NOTE: I live in MI. The difference in those wages is just shy of $6 / hour. In the others listed, it's greater than $6 / hour difference. 

Therefore, unless there's a large increase on wait-staff wages to compare to the $5.35 increase to standard minimum wage, eating at a fast food restaurant may very will meet or exceed the cost of eating at a sit-down type restaurant for a multiple person household. When wages increase, a business must recover that cost by increasing the cost of the product they're selling. That's as basic as it gets in regard to business management. 

A great article that reflects the math:

Quote from that article:

According to a 2014 report from The Heritage Foundation, if fast food restaurants were to raise the minimum wage for workers to $15 an hour, the restaurants’ total costs would increase by about 15 percent. What does this mean for menu prices? Prices would have to increase by approximately 15 percent as well. The price increase doesn’t stop there, though; if sales decrease by 14 percent, the average fast food joint would likely have to raise its prices by a whopping 38 percent.

So, yes an increase in minimum wage would hurt my pocket book by 15-38% (rough estimates based on potential change in sales increase / decrease).

 
 
 
JaneDoe
Sophomore Silent
1.1.2  JaneDoe  replied to  MsAubrey (aka Ahyoka) @1.1.1    3 weeks ago
So, yes an increase in minimum wage would hurt my pocket book by 15-38% (rough estimates based on potential change in sales increase / decrease).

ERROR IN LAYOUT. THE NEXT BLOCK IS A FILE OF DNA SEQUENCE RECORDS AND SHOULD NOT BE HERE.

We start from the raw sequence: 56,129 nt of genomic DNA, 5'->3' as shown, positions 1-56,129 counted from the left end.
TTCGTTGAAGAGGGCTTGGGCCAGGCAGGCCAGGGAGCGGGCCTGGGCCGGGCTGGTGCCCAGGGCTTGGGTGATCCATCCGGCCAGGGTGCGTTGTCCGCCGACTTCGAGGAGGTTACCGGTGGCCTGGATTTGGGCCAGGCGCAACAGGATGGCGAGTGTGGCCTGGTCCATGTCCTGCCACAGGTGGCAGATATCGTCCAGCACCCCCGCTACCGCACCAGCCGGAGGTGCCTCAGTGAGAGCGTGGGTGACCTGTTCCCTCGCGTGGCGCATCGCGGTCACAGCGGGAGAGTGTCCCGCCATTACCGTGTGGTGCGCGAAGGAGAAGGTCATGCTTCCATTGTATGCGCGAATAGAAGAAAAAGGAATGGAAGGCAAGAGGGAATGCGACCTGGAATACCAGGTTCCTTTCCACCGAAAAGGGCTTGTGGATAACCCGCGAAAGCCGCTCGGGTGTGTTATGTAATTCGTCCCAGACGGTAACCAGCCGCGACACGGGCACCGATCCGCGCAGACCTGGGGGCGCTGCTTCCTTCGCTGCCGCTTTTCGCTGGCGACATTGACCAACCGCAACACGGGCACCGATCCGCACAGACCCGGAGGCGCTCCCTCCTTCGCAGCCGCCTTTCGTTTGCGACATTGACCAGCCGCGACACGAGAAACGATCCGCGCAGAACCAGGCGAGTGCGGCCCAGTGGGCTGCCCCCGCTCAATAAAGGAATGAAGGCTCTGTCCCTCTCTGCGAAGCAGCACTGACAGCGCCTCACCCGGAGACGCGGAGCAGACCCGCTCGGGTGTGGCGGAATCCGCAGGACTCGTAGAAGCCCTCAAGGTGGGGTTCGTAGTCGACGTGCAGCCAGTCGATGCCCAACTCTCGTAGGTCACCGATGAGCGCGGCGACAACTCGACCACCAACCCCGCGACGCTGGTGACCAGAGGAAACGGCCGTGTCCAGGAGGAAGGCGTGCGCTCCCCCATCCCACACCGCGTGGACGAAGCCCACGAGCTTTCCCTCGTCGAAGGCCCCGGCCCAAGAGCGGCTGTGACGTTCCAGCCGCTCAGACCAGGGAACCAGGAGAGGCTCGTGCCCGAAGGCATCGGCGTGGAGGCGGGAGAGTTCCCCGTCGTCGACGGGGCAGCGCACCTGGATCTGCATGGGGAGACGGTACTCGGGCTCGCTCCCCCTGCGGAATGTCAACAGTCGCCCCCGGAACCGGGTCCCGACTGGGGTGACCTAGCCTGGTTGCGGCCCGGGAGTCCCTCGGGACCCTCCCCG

Your comment was clear and easily understood by those with smarts, common sense, wit, and intelligence.  

 
 
 
Dismayed Patriot
PhD Guide
1.1.3  Dismayed Patriot  replied to  MsAubrey (aka Ahyoka) @1.1.1    3 weeks ago
So, yes an increase in minimum wage would hurt my pocket book by 15-38%

Yet not increasing the minimum wage hurts the pocket books of workers by over 30%. The minimum wage in 1968, when adjusted for inflation, was 31% higher than todays minimum wage. In just the last 10 years the minimum wage is worth 17% less than it was in 2009.

So basically, you should be complaining about how the value of your dollar has fallen which is why things cost so much more, not because the workers are getting paid a decent wage.

 
 
 
MsAubrey (aka Ahyoka)
Sophomore Principal
1.1.4  MsAubrey (aka Ahyoka)  replied to  Dismayed Patriot @1.1.3    3 weeks ago

So basically, you should be complaining about how the value of your dollar has fallen which is why things cost so much more, not because the workers are getting paid a decent wage.

That may be true, but companies will still recover their losses by passing it onto the consumer [largest consumers being the MIDDLE CLASS].

 
 
 
Texan1211
PhD Principal
1.1.5  Texan1211  replied to  MsAubrey (aka Ahyoka) @1.1.4    3 weeks ago
That may be true, but companies will still recover their losses by passing it onto the consumer [largest consumers being the MIDDLE CLASS].